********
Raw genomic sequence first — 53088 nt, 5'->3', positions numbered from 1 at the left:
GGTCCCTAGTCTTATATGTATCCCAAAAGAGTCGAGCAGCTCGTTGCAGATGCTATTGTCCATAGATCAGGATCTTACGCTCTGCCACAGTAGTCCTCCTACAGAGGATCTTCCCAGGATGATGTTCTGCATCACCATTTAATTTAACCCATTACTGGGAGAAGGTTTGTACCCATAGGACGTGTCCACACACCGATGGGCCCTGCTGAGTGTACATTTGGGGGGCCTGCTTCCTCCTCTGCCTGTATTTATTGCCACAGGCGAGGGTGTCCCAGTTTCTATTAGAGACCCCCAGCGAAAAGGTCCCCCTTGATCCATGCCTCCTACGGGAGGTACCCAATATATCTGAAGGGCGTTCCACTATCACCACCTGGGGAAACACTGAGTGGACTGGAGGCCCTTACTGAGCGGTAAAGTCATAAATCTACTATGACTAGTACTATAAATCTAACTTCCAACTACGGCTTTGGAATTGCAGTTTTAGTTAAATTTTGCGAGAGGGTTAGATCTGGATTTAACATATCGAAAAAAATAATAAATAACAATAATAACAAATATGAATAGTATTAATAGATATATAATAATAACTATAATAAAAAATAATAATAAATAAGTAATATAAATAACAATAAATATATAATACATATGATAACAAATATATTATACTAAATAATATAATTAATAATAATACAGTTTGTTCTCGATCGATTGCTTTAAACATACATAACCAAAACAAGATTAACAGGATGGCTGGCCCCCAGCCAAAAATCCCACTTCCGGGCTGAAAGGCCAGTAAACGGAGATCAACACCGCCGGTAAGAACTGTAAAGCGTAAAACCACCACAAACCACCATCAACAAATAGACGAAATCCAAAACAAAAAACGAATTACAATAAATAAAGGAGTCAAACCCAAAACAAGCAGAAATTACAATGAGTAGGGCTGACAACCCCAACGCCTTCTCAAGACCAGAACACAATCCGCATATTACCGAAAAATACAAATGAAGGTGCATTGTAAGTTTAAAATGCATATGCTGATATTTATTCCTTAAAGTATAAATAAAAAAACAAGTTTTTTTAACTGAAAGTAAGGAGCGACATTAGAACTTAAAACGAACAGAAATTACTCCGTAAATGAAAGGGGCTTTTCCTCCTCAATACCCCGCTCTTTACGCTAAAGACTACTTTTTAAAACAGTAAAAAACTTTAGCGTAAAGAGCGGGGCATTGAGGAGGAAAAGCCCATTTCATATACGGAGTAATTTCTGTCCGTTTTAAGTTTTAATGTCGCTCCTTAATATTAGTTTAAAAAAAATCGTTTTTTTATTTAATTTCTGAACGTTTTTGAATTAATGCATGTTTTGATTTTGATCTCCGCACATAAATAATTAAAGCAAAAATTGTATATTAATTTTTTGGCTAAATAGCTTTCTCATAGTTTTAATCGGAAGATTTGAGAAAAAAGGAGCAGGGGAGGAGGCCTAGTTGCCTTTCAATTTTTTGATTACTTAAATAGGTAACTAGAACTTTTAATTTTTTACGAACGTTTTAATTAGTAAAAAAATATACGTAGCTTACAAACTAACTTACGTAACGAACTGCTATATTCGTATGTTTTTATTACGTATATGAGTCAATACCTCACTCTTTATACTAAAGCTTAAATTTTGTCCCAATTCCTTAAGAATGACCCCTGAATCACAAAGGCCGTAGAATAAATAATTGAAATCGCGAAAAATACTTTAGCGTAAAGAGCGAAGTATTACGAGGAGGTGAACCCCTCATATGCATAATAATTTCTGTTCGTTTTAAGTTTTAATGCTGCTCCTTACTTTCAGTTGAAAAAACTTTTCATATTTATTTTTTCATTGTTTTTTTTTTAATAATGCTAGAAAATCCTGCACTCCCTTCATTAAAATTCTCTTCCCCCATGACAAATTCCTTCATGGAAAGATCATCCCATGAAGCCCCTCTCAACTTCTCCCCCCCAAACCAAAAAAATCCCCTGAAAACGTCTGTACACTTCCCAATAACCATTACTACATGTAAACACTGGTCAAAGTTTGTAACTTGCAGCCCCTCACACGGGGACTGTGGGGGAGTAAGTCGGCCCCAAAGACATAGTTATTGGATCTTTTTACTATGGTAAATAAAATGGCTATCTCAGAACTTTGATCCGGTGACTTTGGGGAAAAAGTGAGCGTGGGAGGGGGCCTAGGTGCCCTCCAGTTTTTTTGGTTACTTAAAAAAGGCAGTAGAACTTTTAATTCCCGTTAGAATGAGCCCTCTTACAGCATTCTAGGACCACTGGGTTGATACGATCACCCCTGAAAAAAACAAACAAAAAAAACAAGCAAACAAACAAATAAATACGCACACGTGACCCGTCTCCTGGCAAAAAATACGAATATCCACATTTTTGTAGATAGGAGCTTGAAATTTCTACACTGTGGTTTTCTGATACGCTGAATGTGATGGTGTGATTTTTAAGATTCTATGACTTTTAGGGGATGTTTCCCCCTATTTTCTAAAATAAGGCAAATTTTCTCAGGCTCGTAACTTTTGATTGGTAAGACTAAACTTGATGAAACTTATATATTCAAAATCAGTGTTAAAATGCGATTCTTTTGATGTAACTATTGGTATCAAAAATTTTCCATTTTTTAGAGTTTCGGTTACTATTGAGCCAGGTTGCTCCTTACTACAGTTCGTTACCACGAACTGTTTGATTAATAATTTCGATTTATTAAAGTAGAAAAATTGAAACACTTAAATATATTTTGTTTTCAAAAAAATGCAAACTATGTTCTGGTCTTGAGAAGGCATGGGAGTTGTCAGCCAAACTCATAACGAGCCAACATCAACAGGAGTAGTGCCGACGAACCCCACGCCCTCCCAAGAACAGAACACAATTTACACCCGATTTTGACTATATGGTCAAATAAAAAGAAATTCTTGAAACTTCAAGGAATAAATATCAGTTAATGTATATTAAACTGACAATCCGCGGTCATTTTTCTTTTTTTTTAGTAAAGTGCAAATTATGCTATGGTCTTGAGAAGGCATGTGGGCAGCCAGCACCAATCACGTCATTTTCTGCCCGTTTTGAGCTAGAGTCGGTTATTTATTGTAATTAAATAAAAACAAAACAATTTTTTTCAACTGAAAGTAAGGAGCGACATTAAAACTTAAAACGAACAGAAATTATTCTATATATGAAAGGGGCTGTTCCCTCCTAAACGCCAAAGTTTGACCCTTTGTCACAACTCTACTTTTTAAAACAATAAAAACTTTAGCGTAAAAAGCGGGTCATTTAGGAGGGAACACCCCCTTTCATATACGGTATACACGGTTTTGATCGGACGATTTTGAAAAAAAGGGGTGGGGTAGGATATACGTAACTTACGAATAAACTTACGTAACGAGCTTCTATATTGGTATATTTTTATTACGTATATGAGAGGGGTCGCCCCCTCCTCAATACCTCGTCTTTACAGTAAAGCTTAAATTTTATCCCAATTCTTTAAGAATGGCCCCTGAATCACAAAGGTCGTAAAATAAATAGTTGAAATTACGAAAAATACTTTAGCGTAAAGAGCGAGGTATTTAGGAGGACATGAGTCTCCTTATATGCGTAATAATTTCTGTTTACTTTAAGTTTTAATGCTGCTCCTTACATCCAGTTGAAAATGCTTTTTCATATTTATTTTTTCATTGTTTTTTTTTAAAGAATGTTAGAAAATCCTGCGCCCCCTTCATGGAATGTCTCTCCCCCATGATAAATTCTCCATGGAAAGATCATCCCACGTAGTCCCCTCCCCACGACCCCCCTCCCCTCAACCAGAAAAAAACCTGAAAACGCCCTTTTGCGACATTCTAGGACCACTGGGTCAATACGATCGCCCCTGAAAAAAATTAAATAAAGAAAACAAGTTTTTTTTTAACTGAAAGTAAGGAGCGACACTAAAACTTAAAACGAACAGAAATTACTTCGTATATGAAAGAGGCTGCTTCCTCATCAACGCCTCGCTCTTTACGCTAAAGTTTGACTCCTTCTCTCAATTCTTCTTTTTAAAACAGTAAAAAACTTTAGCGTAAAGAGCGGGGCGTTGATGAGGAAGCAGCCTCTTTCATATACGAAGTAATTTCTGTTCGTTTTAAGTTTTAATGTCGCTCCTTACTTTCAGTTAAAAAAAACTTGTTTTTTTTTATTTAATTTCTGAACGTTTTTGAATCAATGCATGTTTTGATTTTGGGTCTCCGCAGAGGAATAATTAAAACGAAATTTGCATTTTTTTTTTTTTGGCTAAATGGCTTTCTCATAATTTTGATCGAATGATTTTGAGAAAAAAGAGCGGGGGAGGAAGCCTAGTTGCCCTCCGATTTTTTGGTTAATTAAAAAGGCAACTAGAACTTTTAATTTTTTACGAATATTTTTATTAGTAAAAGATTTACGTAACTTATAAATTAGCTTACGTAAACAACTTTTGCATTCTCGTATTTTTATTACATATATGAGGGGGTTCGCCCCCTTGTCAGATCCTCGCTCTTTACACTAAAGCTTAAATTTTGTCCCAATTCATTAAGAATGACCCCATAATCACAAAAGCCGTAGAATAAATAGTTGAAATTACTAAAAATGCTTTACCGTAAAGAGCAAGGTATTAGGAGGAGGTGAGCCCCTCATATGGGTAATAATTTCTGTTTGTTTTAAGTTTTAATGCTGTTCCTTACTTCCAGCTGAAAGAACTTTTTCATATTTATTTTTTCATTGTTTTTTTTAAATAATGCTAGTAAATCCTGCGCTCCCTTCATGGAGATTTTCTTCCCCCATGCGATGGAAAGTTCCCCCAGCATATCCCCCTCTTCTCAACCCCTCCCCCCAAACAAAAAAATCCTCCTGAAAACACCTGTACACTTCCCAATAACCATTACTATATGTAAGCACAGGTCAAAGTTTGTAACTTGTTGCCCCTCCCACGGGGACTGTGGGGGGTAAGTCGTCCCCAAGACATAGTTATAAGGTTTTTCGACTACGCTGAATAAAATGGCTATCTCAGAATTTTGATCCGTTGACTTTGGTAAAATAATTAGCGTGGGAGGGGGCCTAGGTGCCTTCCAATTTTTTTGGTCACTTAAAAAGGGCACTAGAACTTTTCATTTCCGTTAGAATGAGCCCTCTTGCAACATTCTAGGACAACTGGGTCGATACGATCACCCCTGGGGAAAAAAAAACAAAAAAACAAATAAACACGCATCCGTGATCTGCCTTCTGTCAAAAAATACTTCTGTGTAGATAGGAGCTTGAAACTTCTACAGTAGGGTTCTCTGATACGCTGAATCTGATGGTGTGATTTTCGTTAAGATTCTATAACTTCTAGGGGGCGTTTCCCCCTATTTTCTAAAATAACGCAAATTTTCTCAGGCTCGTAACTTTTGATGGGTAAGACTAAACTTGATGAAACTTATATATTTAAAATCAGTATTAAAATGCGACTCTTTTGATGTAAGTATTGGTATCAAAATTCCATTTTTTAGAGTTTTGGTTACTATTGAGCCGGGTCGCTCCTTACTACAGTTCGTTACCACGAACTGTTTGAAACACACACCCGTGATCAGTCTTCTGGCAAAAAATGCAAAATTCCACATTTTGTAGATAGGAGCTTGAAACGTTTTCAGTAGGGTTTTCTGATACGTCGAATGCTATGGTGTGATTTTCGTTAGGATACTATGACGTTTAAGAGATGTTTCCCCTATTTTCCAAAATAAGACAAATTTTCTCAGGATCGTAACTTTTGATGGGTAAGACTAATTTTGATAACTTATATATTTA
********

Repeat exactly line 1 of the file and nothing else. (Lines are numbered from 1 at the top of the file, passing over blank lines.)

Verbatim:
Raw genomic sequence first — 53088 nt, 5'->3', positions numbered from 1 at the left: